The head of the penis has the same basic nerve endings as the head of the clit. As a result, stuff that feels good to a clit may feel good on the head of a penis. Namely, vibration. I know lots of trans women who – independent of each other – figured this out. We were all excited to share, and sort of annoyed we hadn’t learned sooner about this fun new way to pleasure ourselves.

If vibration is something that interests you, there are tons of vibrators to choose from. Explore Early to Bed’s website, stop into a sex toy shop and look around, and pick one that seems friendly to you. A few that might be good to consider as starter vibrators:

  • Magic Bullet – Simple, relatively cheap, waterproof
  • Michelle – Different form factor, still simple and cheap
  • Audrey – Small and inexpensive

If you’re interested in something a little more complicated (or expensive) check out:

  • Hitachi Magic Wand – Called a “massager,” but we all know better. Powerful!
  • Hand Solo – Masturbatory ‘glove’ with a vibrator. Yum!
  • Mimi – Fancy and expensive, oh la la!

So you have this new vibrator and you’re wondering, “What should I do with it?” The best answer is that you should experiment. Give yourself some alone time and see where all that vibration feels good. A few suggestions:

  • If the vibration is too intense – particularly on the tip of your penis – diffuse it with a few blankets between your skin and the vibrator.
  • Explore under your scrotum and down to the taint and asshole. What’s it like to masturbate while the underside of your cock is vibrating?
  • Nipple play with vibrators can be great foreplay.
  • Try different speeds, pulses, settings, etc.

It’s also worth trying a bullet-style vibrator and a longer vibrator with a handle, so that you can compare how they work for you. Based on the angles, I usually like using a vibrator with a handle, but you should use what works best for you.

 

This Would Be A Butt Pun If I Were More Clever

So you’re interested in anal play. Well, you don’t need any toys for that! Put on a glove (if that’s what feels safer or more comfortable), lube up your fingers, and go to town! Likewise, all of the above vibrators can be used around your asshole, but only on the outside. See Early to Bed’s guide to anal play for more in-depth information, but the short version is this: Use lube. NEVER put anything in your butt that doesn’t have a flanged base. A flanged base is when a toy has a spread section or handle to prevent it from getting lost up your butt. Here’s a toy with a flanged base, and one without.  If you use a toy without a flanged base, and it gets lost up your butt, you are almost certainly going to need a trip to the ER.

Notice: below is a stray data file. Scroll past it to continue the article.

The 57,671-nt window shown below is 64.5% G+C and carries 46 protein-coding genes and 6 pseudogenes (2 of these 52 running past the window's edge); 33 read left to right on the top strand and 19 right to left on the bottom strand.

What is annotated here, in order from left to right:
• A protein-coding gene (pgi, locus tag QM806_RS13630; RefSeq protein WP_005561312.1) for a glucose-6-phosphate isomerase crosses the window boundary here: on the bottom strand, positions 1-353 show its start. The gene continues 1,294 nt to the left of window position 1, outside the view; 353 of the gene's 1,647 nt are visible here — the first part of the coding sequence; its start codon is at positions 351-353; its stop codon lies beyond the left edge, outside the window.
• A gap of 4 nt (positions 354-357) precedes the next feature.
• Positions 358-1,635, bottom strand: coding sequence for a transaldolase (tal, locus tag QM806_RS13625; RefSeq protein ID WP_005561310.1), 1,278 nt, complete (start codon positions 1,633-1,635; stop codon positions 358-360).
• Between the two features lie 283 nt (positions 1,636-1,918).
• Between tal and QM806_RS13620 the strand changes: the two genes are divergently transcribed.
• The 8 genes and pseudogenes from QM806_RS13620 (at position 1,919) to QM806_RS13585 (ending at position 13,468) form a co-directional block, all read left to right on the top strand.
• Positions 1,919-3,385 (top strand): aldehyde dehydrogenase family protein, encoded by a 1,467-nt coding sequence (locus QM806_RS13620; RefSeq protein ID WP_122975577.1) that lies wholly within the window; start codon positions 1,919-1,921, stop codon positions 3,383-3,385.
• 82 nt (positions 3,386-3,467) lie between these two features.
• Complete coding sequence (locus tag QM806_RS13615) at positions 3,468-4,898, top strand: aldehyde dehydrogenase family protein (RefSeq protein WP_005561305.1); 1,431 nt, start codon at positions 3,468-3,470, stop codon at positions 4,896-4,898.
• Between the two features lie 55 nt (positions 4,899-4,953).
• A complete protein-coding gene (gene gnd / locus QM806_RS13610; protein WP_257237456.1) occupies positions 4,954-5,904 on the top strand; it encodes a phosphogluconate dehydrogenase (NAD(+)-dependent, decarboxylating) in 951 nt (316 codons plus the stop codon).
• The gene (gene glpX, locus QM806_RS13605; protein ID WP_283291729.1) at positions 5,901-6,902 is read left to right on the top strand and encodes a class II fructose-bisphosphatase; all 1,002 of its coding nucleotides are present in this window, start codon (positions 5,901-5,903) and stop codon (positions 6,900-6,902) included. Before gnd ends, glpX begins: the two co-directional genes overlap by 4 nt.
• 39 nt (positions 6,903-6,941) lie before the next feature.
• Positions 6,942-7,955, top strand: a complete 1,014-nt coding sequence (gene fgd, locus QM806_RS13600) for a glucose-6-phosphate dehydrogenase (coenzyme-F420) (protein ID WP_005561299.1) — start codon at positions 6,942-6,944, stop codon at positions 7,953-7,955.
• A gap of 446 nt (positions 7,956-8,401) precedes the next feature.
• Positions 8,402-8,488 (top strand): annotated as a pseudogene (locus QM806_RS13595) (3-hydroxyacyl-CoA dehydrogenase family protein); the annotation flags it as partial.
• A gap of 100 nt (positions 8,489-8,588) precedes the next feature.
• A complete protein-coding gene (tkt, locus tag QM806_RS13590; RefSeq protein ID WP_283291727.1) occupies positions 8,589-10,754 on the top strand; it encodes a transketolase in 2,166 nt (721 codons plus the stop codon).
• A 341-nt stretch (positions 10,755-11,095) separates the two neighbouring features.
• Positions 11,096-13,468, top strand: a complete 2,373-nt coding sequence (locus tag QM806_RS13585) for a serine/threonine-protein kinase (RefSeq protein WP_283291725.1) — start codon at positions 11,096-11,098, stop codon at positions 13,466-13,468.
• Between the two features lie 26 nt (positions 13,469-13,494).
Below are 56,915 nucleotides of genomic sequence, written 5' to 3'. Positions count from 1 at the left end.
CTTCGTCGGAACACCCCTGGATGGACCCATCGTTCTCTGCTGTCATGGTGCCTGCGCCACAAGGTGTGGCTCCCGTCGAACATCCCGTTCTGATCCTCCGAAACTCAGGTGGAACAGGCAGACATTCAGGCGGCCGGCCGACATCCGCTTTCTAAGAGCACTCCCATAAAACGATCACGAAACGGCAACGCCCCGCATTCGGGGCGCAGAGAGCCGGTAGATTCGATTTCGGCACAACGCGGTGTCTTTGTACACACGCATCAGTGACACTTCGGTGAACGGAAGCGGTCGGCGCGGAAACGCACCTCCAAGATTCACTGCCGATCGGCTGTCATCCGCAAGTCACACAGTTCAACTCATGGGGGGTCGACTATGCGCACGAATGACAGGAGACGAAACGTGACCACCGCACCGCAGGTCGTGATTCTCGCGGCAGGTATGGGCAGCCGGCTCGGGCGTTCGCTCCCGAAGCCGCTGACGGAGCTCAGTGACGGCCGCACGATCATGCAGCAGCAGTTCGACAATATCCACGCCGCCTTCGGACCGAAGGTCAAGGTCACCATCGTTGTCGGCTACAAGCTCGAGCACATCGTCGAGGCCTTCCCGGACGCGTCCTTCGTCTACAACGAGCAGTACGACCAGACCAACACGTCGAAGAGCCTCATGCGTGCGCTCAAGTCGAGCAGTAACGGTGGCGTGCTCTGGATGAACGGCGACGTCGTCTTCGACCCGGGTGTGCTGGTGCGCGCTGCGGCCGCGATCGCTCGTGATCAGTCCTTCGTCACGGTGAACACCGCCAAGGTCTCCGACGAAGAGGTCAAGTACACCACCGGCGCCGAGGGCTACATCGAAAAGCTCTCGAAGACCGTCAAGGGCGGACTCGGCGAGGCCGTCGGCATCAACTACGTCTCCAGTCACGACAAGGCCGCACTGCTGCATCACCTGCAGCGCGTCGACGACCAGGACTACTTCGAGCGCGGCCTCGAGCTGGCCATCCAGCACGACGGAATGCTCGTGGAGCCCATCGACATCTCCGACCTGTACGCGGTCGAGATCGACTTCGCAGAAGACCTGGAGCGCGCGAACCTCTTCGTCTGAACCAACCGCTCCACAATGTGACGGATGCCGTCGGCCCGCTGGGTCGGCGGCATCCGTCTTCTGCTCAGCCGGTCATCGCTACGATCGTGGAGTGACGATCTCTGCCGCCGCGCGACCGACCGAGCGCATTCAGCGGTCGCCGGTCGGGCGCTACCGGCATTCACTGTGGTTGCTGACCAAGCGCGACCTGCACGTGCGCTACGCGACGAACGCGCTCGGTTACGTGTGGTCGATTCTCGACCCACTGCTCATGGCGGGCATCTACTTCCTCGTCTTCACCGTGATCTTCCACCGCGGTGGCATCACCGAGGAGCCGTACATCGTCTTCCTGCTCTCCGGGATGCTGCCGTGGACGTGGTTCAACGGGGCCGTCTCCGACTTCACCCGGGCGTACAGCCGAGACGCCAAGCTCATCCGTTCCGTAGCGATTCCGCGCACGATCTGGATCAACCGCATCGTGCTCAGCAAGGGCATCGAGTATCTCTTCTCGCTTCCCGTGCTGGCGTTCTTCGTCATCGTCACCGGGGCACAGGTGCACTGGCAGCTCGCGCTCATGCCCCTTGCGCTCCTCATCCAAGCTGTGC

Still here? Good. I knew I could trust you. You would never use a toy for anal unless it had a flanged base, right? Right? Good. Here are some toys to consider:

  • Arrow Plug – Small, great for beginners, and can hold a mini vibrator for extra fun.
  • Booty Call Plug – Little bit bigger, but still not too scary
  • Azure – Designed to work as a vibrator. Yay!

Go slow, use lots of lube, and have fun!

Strapping In for Strap-Ons

Strap-on sex is a quintessential lesbian sex act. As a woman who mostly sleeps with women, it’s something I wanted to try. But I had a penis, which made me wonder: Can I use a strap-on comfortably? Sure, there are strap-ons made for cis men, but they’re marketed in such a way that made me feel uncomfortable using them. Could I use a “normal” strap-on comfortably and successfully?

YES!

After a very scientific process (i.e., me trying on a bunch of strap-on harnesses in the Early to Bed bathroom) I found that it’s possible to wear the Vibe harness comfortably. It’s not the prettiest or fanciest harness in the universe, but I could adjust it in such a way that the harness rested above my cock and balls, leaving them safe and un-crushed. Or so I hoped; trying something on in the bathroom is different than fucking someone with it. But – with the help of a very generous volunteer – I can now definitively say that it is possible to use the Vibe harness to fuck someone’s brains out, without crushing anything important. I wore it with undies on (to help keep my ‘strapless’ from getting in the way) and had tons of fun. It was very weird sporting a giant purple cock, and I highly recommend the experience to anyone – trans or cis – who is interested.

As someone who wasn’t really interested (either emotionally or physically) in penetrating someone with my ‘strapless’ cock, it was great to have the experience of penetrating a sex partner while using a strap-on.

Early to Bed also offers the Bend Over Beginner Kit, which comes with the Vibe harness and two different-sized dildos to try. Both of them are flanged, which means you can use them (with or without the harness) for anal play, too! Bonus!

Toys Designed for Cocks

In addition to the above toys, Early to Bed has a selection of toys made specifically for cocks. I haven’t tried any of them, so please let me know if you do! In particular, I’m sort of bummed I never got around to trying a fleshlight (or a vibrating fleshlight!) before my gender reassignment surgery. There are also vibrating cockrings to consider, masturbatory sleeves, and much much more. If you try any of ‘em out, please let me know what you think so I can update this guide.

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This guide was written by our friend Rebecca Kling.  You can, and should find her at rebeccakling.com and The Thang Blog.

Here is more about her:

Rebecca Kling is a transgender artist and educator who explores gender and identity through solo pieces and educational workshops. Her multidisciplinary performances incorporate conversational storytelling, personal narrative, humor, movement, video projection, and more. Kling takes the position that sharing accessible queer narrative with a wide audience is a form of activism, and that understanding combats bigotry. She regularly tours to colleges, universities, and theatre festivals across the country. Some touring highlights include theatres throughout Chicago, the 2010-2013 Chicago Fringe Festivals, the 2011 and 2012 Kansas City and Indianapolis Fringe Festivals, the 2012 and 2013 Minneapolis Fringe Festival, San Bernardino, New York City, Maine, South Carolina, and more. Her unique style and background as an educator have drawn her praise from The Chicago Tribune, TimeOut Chicago, NUVO Indianapolis, the Coyote Chronicle, and elsewhere.